Email from Tricia Willoughby, the 14-year-old girl who spoke at Saturday's Tea Party rally.

As I've shown in other posts — here, here, and here — there were anti-Tea Party protesters who were shouting and noisemaking throughout her speech. She writes:
First off, I’d like to thank Ms. Althouse for giving me the opportunity to write about my experience at the tea party. Also, before another word is spoken, I’d like to clarify that I was most certainly NOT forced to speak at the tea party by my parents or anyone else. My parents would never force me to do that. I did it completely out of my own free will and wouldn’t have wanted to be anywhere else, doing anything else that day.

Here are my (“14 year old, Tricia Willoughby”) views and opinions of what occurred on that extraordinary day…

"Greatest Living American: A Children’s Treasury of Trig Crap On His Birthday."

Wonkette did this, and as my mother used to say, "He's just trying to get a rise out of you." The point was: IGNORE! But you did not ignore. As my mother would say: "You're only encouraging him."

"Kloppenburg to announce recount decision at 4 p.m."

I hope she'll give a gracious concession speech.

Should Kloppenburg ask for the recount?
No, but she will.
Yes, but she won't.
No, and she won't.
Yes, and she will.

  
pollcode.com free polls

UPDATE: 4:00 Central Time, of course. I'll be in class until 4:50, but Meade will be covering the event, so go into the comments to see what he's got to say.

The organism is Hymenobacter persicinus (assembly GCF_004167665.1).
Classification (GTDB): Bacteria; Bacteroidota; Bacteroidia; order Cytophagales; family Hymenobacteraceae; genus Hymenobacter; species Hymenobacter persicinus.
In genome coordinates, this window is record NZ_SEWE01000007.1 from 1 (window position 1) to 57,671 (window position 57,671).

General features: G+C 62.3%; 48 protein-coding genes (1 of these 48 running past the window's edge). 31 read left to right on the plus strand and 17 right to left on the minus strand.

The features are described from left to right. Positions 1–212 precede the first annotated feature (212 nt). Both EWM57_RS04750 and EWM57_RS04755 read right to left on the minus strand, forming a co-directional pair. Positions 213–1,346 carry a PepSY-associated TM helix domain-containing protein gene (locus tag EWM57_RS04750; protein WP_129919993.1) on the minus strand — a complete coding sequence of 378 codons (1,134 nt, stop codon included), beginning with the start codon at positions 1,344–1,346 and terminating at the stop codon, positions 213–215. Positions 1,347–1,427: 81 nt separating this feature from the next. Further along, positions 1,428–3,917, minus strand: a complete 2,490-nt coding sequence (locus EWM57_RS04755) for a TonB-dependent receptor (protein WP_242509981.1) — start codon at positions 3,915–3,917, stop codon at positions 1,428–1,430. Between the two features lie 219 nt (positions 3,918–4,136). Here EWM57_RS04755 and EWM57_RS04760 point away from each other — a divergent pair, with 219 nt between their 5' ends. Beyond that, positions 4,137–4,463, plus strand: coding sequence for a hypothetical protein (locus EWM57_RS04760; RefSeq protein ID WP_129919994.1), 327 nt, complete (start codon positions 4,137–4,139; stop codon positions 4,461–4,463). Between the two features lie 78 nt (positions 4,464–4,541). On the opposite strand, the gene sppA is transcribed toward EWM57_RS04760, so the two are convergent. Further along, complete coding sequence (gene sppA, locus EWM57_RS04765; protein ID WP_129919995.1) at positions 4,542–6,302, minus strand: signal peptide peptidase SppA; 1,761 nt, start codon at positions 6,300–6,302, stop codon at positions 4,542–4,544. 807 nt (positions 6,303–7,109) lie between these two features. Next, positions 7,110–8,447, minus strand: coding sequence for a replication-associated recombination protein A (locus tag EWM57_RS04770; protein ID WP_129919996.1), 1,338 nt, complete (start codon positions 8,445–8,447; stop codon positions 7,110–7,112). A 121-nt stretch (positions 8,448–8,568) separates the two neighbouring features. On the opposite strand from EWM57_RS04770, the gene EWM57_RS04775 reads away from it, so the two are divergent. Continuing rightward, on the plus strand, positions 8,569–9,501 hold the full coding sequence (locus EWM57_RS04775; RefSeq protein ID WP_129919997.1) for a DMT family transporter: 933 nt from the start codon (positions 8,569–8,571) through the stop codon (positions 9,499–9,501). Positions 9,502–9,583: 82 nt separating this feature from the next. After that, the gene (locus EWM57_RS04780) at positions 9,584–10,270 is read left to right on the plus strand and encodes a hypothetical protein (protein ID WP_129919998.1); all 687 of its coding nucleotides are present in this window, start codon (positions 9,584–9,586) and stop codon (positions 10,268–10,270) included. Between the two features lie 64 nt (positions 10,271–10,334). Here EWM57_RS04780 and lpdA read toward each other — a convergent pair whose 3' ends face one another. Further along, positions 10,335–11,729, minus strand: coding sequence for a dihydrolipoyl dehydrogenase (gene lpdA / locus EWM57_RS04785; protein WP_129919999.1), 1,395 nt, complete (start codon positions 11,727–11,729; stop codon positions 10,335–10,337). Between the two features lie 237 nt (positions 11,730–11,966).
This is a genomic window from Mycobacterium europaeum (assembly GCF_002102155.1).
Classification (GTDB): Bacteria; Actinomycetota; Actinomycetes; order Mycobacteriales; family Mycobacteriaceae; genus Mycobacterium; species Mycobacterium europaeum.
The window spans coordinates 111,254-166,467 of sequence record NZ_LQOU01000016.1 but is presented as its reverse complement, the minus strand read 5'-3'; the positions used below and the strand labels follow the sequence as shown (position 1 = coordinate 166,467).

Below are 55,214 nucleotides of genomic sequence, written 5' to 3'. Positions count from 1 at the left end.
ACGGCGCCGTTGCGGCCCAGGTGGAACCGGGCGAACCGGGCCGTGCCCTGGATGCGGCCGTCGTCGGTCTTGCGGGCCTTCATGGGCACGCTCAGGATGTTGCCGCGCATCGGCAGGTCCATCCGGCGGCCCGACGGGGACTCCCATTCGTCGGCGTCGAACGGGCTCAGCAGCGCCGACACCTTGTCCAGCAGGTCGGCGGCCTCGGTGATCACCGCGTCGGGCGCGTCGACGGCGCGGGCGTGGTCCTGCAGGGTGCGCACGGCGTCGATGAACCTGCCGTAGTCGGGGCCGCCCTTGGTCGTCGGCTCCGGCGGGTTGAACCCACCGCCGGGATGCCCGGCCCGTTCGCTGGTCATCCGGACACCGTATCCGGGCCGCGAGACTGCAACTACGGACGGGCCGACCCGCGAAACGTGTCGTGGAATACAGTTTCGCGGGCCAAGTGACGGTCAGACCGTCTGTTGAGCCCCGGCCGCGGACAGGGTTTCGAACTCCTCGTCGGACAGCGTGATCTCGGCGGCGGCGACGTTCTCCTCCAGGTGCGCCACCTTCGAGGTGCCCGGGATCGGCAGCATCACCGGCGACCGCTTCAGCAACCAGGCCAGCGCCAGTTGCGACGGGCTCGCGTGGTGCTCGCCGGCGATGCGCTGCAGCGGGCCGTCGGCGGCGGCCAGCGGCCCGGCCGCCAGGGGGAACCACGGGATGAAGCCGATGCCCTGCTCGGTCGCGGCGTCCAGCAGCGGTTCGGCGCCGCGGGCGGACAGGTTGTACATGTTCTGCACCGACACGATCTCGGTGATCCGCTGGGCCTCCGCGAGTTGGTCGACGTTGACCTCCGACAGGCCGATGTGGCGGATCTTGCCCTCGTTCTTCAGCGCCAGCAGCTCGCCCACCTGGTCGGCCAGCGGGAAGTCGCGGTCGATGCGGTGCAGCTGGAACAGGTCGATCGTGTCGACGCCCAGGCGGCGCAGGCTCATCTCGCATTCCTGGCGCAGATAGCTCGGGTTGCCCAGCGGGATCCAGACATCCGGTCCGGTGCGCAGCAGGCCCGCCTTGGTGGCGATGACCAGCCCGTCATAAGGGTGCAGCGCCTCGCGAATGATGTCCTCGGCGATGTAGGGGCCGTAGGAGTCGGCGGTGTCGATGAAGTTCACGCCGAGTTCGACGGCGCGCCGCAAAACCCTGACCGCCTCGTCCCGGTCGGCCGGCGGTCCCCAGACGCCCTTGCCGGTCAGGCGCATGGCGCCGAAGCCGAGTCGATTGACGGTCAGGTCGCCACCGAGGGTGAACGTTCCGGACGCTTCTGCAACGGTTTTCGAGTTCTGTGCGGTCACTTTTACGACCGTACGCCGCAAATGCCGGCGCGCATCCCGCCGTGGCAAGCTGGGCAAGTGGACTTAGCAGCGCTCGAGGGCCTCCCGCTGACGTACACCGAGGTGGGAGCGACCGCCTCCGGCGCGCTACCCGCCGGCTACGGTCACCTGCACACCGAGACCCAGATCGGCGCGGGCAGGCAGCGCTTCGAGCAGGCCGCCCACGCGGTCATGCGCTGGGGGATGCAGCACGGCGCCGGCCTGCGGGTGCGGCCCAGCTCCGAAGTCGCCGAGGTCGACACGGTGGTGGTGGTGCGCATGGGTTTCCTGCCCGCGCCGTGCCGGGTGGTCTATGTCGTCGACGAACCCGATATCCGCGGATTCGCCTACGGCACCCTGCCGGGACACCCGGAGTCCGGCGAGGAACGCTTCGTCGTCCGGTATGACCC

UPDATE 2: Kloppenburg has called for a statewide recount. Video to come.

UPDATE 3: Milwaukee Journal Sentinel:
Assistant Attorney General JoAnne Kloppenburg requested Wednesday a statewide recount - the first in 22 years - to check the results in the April 5 election for state Supreme Court race she lost to Justice David Prosser, the Government Accountability Board said....

Kloppenburg also called on the board to appoint a special investigator to probe the "actions and words" of Waukesha County Clerk Kathy Nickolaus.

Drudge goes all out promoting Jerome Corsi's birther book.

The book — to be published next month  — is "Where's the Birth Certificate?: The Case that Barack Obama is not Eligible to be President." It's Drudge's top headline, linking to this:
... Jerome Corsi, the man who torpedoed John Kerry's presidential dreams with SWIFT BOAT, has gone underground and is holding his new findings thisclose.

"It's utterly devastating," reveals a source close to the publisher. "Obama may learn things he didn't even know about himself!"
Well, no one has first-hand knowledge of his own birth, so excuse me if I don't get all excited about that. Obama's mother was obviously an American citizen. I'm not too interested in the technical details beyond that. Me, a law professor! I'm satisfied that he's eligible to be President. The argument that he doesn't have the American values you think a President must have should be made directly.

Drudge notes that the book was "#1,341 on AMAZON's hitparade late Wednesday morning." It's #6 right now. Soon to be #1, presumably. You've got to give Corsi credit for knowing how to rake in cash. Which reminds me: If you want to read that book, please buy it through my link, above, not Drudge's. Because I'm never going to write a book that people get all jazzed about. Book commerce belongs to guys like Corsi.

UPDATE, 15 minutes after posting: The book is up to #2 on Amazon. I'm not suggesting that's because ot this post, of course. It's Drudge-power.

"Have you noticed all the huge antiwar demonstrations in the last twelve months? Yeah, me neither."

"It turns out that a lot of the energy for the movement seems to have been provided by Democrats who are a lot less worried about wars conducted by Democratic presidents."

I have not noticed huge antiwar demonstrations in the last decade, and I live in Madison, Wisconsin, a place where, if there are going to be demonstrations somewhere, there will be demonstrations. During the height of President Bush's wars, I saw only small demonstrations, peopled by folks who look like they'd been around to demonstrate against the Vietnam War. I saw students stream by, showing very little interest.